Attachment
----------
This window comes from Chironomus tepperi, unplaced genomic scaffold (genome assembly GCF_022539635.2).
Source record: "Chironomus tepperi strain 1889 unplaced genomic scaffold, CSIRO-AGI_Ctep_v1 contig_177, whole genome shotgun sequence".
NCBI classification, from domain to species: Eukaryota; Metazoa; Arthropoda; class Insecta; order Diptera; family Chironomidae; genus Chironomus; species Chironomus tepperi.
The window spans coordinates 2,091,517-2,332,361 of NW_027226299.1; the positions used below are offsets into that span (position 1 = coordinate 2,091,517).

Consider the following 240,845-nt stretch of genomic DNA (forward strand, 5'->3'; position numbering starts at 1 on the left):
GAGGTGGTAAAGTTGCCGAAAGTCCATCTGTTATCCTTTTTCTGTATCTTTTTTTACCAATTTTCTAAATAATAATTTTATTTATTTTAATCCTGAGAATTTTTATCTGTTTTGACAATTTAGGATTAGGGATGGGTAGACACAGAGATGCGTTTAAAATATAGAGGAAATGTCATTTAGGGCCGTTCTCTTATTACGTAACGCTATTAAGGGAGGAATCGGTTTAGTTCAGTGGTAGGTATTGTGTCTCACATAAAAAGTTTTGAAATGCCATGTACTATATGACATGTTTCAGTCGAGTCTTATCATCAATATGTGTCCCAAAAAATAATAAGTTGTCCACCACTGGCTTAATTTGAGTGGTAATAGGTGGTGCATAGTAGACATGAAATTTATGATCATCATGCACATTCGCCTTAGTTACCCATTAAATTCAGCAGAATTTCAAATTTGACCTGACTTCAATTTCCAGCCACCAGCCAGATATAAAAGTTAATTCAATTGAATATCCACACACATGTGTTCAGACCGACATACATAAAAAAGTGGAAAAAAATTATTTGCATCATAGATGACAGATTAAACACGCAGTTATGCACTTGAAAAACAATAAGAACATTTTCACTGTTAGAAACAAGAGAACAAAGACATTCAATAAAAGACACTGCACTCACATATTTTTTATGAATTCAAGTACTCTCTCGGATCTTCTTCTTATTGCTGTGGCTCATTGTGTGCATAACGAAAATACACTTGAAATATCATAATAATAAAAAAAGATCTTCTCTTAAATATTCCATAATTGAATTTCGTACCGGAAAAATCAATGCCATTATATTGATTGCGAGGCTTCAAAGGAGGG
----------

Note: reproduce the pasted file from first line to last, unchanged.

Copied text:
This window comes from Chironomus tepperi, unplaced genomic scaffold (genome assembly GCF_022539635.2).
Source record: "Chironomus tepperi strain 1889 unplaced genomic scaffold, CSIRO-AGI_Ctep_v1 contig_177, whole genome shotgun sequence".
NCBI classification, from domain to species: Eukaryota; Metazoa; Arthropoda; class Insecta; order Diptera; family Chironomidae; genus Chironomus; species Chironomus tepperi.
The window spans coordinates 2,091,517-2,332,361 of NW_027226299.1; the positions used below are offsets into that span (position 1 = coordinate 2,091,517).

Consider the following 240,845-nt stretch of genomic DNA (forward strand, 5'->3'; position numbering starts at 1 on the left):
GAGGTGGTAAAGTTGCCGAAAGTCCATCTGTTATCCTTTTTCTGTATCTTTTTTTACCAATTTTCTAAATAATAATTTTATTTATTTTAATCCTGAGAATTTTTATCTGTTTTGACAATTTAGGATTAGGGATGGGTAGACACAGAGATGCGTTTAAAATATAGAGGAAATGTCATTTAGGGCCGTTCTCTTATTACGTAACGCTATTAAGGGAGGAATCGGTTTAGTTCAGTGGTAGGTATTGTGTCTCACATAAAAAGTTTTGAAATGCCATGTACTATATGACATGTTTCAGTCGAGTCTTATCATCAATATGTGTCCCAAAAAATAATAAGTTGTCCACCACTGGCTTAATTTGAGTGGTAATAGGTGGTGCATAGTAGACATGAAATTTATGATCATCATGCACATTCGCCTTAGTTACCCATTAAATTCAGCAGAATTTCAAATTTGACCTGACTTCAATTTCCAGCCACCAGCCAGATATAAAAGTTAATTCAATTGAATATCCACACACATGTGTTCAGACCGACATACATAAAAAAGTGGAAAAAAATTATTTGCATCATAGATGACAGATTAAACACGCAGTTATGCACTTGAAAAACAATAAGAACATTTTCACTGTTAGAAACAAGAGAACAAAGACATTCAATAAAAGACACTGCACTCACATATTTTTTATGAATTCAAGTACTCTCTCGGATCTTCTTCTTATTGCTGTGGCTCATTGTGTGCATAACGAAAATACACTTGAAATATCATAATAATAAAAAAAGATCTTCTCTTAAATATTCCATAATTGAATTTCGTACCGGAAAAATCAATGCCATTATATTGATTGCGAGGCTTCAAAGGAGGG